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Tuesday, September 16, 2014
Eye and Vision Care
Black spot when I blink
For about a month or so, whenever I blink or look from something light to something dark, I see what looks like a sunspot in my vision. I have always had floaters and it doesn`t look like they`ve increased. I`ve been under a lot of stress lately as well; the spot appeared a week or so after my anxiety started. I went to the doctor, who said nothing looked abnormal in my eye, but said I should go to an opthomologist anyway to see what they say. I have NOT had any other symptoms related to retinal detachment, just the spot. I only see the spot in my right eye, although there seems to be a very tiny one in my left eye now. I plan to go to the eye doctor no matter what`s said here, but I think I`m just looking for some facts. Thanks.
I agree that you should seek additional care if you're not satisfied with the explanation you've received so far.
If you are under a lot of stress, you may have experienced an ocular migraine. It's also known as acephalic, ophthalmic, or retinal migraine. There are subtle differences among these, but eye doctors tend to interchange these terms. Stress is the biggest trigger for these, just as it is for classic or common migraines. The differences in these episodes is that one may view light flashes, jagged arcs of light, or "snow vision" (like poor tv reception) that tends to start in the line of sight or peripheral vision and works its way opposite of where it started. It will typically cover one side or area of the vision and lasts for 5-30 minutes. It then recedes in the same pattern it starts. There is no headache or eye pain associated with these episodes. They are thought to come from brief blood vessel spasms in the occipital (visual area of cortex) lobe. These spasms are temporary and have no lasting side effects.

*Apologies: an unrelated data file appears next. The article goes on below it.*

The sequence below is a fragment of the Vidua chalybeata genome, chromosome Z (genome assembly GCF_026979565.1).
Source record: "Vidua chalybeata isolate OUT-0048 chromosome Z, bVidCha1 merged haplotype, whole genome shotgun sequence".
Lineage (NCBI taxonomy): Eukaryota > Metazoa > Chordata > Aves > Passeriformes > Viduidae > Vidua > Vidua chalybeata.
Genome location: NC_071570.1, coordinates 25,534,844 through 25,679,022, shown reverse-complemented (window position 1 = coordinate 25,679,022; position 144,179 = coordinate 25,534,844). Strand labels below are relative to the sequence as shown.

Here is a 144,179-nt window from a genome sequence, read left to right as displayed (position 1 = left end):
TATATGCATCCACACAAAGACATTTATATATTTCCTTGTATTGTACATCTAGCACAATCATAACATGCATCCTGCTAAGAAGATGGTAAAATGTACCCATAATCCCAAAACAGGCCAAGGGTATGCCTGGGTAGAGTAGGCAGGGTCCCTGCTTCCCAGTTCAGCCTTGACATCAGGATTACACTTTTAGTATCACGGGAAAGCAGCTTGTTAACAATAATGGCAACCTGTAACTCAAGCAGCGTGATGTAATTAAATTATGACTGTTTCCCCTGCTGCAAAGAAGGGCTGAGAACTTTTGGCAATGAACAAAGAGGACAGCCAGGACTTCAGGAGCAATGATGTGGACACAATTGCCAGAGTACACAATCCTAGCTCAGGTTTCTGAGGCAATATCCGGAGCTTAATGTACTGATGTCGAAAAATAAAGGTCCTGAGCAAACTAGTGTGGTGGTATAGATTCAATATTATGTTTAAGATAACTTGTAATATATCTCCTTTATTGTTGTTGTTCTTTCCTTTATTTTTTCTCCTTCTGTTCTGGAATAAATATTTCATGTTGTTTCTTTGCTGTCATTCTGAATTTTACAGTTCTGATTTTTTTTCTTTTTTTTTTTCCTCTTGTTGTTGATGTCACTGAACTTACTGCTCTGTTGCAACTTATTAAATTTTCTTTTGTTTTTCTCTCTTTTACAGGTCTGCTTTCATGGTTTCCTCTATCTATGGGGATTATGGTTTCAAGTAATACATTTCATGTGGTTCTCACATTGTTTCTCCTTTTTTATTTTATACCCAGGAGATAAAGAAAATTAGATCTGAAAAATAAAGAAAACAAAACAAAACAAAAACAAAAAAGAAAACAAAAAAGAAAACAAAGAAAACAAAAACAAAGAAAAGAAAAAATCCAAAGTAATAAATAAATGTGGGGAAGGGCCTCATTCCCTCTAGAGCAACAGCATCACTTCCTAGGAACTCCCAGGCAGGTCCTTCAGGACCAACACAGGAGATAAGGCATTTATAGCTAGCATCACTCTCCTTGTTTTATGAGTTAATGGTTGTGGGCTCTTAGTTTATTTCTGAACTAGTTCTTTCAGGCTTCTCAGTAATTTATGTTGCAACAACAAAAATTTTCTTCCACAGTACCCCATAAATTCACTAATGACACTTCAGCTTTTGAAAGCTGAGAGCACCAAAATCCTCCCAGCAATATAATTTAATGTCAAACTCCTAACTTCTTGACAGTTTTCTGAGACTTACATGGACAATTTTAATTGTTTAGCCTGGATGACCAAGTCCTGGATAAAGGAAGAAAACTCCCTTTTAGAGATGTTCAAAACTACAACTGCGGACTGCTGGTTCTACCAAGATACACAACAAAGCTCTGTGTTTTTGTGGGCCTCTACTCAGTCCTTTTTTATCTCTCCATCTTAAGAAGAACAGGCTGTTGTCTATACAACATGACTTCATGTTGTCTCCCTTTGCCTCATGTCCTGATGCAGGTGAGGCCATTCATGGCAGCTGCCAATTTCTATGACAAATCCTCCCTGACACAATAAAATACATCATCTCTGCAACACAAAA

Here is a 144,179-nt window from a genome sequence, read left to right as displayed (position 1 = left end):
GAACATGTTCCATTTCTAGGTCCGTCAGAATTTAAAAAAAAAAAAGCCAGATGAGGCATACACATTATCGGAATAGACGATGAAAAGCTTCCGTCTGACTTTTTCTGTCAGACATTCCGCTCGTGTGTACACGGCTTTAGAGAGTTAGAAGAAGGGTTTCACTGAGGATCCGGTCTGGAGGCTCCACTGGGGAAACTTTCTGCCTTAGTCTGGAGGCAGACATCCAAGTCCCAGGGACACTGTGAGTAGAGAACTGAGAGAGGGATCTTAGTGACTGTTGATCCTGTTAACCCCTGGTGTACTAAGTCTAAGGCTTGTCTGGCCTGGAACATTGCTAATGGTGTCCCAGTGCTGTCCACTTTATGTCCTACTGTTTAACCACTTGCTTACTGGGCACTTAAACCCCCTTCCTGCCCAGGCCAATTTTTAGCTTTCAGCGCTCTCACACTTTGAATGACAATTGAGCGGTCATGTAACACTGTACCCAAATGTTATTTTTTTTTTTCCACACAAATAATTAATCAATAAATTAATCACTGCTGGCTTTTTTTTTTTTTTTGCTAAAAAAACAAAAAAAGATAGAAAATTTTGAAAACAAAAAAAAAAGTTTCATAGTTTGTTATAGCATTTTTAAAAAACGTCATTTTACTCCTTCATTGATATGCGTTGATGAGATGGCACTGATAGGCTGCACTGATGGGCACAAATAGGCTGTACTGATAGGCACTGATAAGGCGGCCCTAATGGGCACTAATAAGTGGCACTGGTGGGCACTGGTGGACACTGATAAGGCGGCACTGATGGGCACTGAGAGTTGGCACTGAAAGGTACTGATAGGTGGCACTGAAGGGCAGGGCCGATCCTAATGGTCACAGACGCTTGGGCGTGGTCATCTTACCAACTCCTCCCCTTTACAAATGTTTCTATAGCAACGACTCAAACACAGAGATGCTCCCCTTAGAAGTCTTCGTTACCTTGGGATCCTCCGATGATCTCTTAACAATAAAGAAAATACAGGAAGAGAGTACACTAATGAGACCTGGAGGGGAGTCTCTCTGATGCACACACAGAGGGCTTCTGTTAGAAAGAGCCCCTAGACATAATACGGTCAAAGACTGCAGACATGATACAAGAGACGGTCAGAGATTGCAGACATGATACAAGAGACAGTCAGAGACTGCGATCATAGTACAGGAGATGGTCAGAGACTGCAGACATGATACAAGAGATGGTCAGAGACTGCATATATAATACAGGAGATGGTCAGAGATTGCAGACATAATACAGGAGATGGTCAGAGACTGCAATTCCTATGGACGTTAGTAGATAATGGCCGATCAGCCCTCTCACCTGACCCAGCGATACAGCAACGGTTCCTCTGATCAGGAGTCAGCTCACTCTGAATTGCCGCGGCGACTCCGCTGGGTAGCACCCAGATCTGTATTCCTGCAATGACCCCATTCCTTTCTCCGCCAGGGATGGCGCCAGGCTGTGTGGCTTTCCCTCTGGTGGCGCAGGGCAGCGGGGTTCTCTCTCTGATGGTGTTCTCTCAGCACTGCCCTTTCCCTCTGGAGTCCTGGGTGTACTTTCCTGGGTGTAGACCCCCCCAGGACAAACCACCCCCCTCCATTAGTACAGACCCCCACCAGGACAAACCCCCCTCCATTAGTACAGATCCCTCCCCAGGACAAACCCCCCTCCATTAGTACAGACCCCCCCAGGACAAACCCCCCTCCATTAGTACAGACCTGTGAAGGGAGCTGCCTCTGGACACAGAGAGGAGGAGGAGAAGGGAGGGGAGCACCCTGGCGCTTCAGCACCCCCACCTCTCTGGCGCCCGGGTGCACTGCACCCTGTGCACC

Triggers for ocular migraines are stress, caffeine, nutrasweet, chocolate, wine (preservatives), aged cheeses, prepared meats such as cold cuts or weiners (preservatives), MSG, cashews, or bacon (preservatives). Take an inventory of your consumption of these items to see if you are putting yourself at greater risk for experiencing an event.
Also be aware of side effects from any new medications, vitamins, or supplements that you may have started taking recently. You should divulge any and all medications (prescribed or OTC) that you are taking when you see your eye doctor.
Cynthia Gale Heard, OD
Assistant Professor, Clinical Optometry
College of Optometry
The Ohio State University